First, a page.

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How Dangerous Is The USA? AnonHQ. November 20th, 2015 | by hqanon Politics The USA is the world’s only superpower. Armed with weapons of mass destruction and a history of committing some of the worst crimes to humanity, how far will the USA go to maintain economic, political and military dominance? Transcript of the video: In 2014, the United States of America was officially named the country that posed the greatest threat to world peace. With the USA’s position as the world’s leading economic and military power set to be unchallenged, perhaps we should all ask ourselves: “How dangerous is the USA?” Despite the fact that congress last officially declared war in 1941, since World War II, America has been engaged in more wars than any other country.

Most recently, the USA’s involvement in the Middle East has led to the rise of terrorist group ISIS, which is intent on violently installing a global Islamic state. Related articles: The Truth About The Wars of the USA This Article (How Dangerous Is The USA?) The Hardest Pill To Swallow. I come from a military family. Every generation for well over 100 years has entered the military. I myself am a second generation Marine grunt.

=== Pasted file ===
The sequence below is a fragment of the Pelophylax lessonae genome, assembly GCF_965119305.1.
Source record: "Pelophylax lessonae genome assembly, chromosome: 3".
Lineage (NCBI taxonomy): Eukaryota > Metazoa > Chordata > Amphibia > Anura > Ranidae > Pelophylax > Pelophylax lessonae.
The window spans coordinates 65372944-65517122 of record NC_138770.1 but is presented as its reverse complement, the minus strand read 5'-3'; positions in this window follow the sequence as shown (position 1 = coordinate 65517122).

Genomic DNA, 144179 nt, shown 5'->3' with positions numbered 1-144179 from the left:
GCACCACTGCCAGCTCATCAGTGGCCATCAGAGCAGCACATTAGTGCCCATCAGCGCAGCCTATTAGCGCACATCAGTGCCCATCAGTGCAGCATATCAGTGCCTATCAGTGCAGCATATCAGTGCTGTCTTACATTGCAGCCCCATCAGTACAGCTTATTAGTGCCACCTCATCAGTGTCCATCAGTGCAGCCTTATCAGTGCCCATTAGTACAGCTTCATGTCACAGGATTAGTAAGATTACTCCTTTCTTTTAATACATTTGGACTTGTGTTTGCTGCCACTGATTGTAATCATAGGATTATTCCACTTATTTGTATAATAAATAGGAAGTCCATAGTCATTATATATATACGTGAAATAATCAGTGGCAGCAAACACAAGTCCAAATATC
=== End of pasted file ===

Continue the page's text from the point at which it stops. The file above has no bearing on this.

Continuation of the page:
My father spent 2.5 years of his life in South Vietnam. He suffered tremendously from the horror of war. He was wounded 3 times and carries with him the mental scars from combat. I never met a man that I admired more than my father. Through the toughest of times he showed me so much about love and compassion. Some time in 2005 I read a book about our financial system titled The Creature from Jekyll Island: A Second Look at the Federal Reserve. Over and over again we see the same lies and false justifications for wars. I wasn’t indoctrinated by my father. 58000 other Americans weren’t so fortunate in Vietnam. Later I did some research on POW’s in Vietnam. Instead of being honest we create flags as a way to ease our conscious.

I once considered myself a patriot. The second difficult pill I had to swallow was about our entire political system. They served their country. Now they can’t live in it. U.S. Army veteran Hector Lopez participates in a protest by deported military personnel at the U.S.- Mexico border in March 2014 in Tijuana, Mexico. Photo by Sandy Huffaker/Getty Images Non-citizens have fought in the U.S. armed forces since the Revolutionary War.